It was taken from this south­ern Greek port to St Peter's Basilica in Borne 504 years ago. Its return by Pope Paul VI was marked by a striking revival of Byzantine pomp—and of the religious feuds that raged in the Middle Ages.

The ceremony was boycotted by Greece's 84‐year‐old Ortho­dox Primate, Archbishop Chry­sostomos, and scholars chal­lenged the authenticity of the relic.

Resting in a golden reliquary shaped into the features of St. Andrew wearing a crown, the relic was brought by Augustin Cardinal Bea, the 83‐year‐old German Jesuit who is president of the Vatican Secretariat for the Promotion of Christian Unity.


Stops Made at Villages

The eight‐man Vatican mis­sion landed at the Araxos mili­tary airfield in a special plane and drove in procession the 30 miles to Patras, stopping at vil­lages along the road to permit peasants to venerate the relic.

Ceremonies here were stripped of all religious character. The Orthodox church has ruled it a sin for its members to join Roman Catholics in prayer since the two branches of Christianity split 11 centuries ago.

In delivering the reliquary to Metropolitan Constantine of Patras, Cardinal Bea said the return of the relic gave the Pope an occasion to express his respects to the Greek Orthodox Church.

“For centuries we have lived like strangers, where as a com­mon baptism made us all the children of God,” he said. “May this day mark the beginning of a road, which with God's help may lead us to the day when our churches can be reunited.”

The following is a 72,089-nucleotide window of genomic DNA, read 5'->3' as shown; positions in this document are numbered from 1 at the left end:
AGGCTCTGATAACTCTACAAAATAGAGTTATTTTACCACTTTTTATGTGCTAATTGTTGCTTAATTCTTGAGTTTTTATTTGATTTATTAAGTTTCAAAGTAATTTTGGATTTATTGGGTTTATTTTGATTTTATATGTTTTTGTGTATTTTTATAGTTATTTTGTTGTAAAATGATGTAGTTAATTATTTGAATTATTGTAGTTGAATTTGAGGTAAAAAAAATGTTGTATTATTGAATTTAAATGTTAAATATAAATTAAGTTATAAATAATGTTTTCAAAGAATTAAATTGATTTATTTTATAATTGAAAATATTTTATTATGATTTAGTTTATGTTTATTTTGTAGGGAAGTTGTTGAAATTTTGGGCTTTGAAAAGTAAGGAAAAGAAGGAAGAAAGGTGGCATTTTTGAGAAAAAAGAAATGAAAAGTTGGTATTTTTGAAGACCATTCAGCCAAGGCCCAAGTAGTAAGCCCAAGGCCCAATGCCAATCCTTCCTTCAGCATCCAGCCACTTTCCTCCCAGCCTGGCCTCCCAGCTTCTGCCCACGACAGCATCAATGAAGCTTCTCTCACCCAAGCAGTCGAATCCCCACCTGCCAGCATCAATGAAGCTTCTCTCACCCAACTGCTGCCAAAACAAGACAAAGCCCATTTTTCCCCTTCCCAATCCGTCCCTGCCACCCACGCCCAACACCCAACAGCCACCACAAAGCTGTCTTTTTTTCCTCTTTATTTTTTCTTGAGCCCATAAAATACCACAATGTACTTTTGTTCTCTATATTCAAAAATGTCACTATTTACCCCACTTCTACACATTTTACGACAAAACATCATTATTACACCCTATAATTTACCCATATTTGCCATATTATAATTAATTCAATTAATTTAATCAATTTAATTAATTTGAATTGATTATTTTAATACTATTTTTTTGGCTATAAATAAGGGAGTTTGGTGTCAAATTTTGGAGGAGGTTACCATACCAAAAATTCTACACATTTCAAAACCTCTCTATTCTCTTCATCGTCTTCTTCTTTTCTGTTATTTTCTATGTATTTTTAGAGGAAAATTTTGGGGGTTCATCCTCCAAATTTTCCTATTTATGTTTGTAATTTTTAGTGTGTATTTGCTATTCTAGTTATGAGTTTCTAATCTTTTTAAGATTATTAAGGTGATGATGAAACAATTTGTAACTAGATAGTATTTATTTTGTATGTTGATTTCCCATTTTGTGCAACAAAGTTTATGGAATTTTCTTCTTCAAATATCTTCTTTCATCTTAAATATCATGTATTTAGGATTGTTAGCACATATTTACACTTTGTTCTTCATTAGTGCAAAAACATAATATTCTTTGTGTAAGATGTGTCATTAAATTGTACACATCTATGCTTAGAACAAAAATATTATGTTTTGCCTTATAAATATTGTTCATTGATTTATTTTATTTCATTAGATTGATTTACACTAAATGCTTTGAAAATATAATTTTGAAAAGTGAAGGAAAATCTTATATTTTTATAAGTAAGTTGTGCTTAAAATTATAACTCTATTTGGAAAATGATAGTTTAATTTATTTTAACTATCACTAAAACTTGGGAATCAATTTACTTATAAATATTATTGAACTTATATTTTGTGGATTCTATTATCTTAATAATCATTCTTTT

25 Defy Primate

About 25 Greek bishops de­fied instructions from their Primate to stay away from the Patras ceremony.

The Church of Greece, one of the most conservative Orth­odox churches, has been resist­ing efforts to restore Christian unity.

The relic was taken to the 120‐year old Church of St. Andrew in Patras, where ves­pers were sung jointly by all.

Meanwhile, Nicholas Toma­dakis, professor of Byzantine literature at Athens University, challenged the authenticity of the relic.

“Until the end of the 10th century, no one in the Byzan­tine Empire had heard anything about any remains of St. An­drew,” he said in a letter to the conservative newspaper Kathi­merini.

“Both the head of the saint and his body, which is reputed to be at Amalfi in Italy, are fabrications of later centuries,” he added. “It is sad that the Greek Church did not ask ex­perts to establish the authen­ticity of the remains.”

Read also: The Translation of the Honorable Skull of the Apostle Andrew to Patras


The Life of the Holy Apostle and Evangelist John the Theologian

St. John the Theologian (Feast Days - September 26 & May 8)

Verses

Standing beside the beloved Word of the Father,
Is he who was beloved more than all of the disciples.
On the twenty sixth the child of thunder departed unto God.

The holy Apostle and Evangelist John the Theologian was the son of Zebedee and Salome, the daughter of Joseph the Betrothed, and he was called away from his fisherman’s nets to preach the Gospel. When our Lord Jesus Christ, walking along the Sea of Galilee, chose His apostles from amongst the fishermen and had already summoned the two brethren, Peter and Andrew, He then caught sight of two other brothers, James and John, sons of Zebedee, who were mending their nets in a boat with their father, and called them. Straightway, abandoning their boat and their father, they followed after Jesus Christ.

Saint John the Theologian Resource Page


The Life of the Holy Apostle and Evangelist John the Theologian

Holy Apostle and Evangelist John the Theologian as a Model for our Lives

The Repose of St. John the Theologian According to His Disciple Prochorus

The Apostle John and the Convert Who Returned To His Former Way Of Life

On St. John the Evangelist and Theologian (St. Gregory Palamas)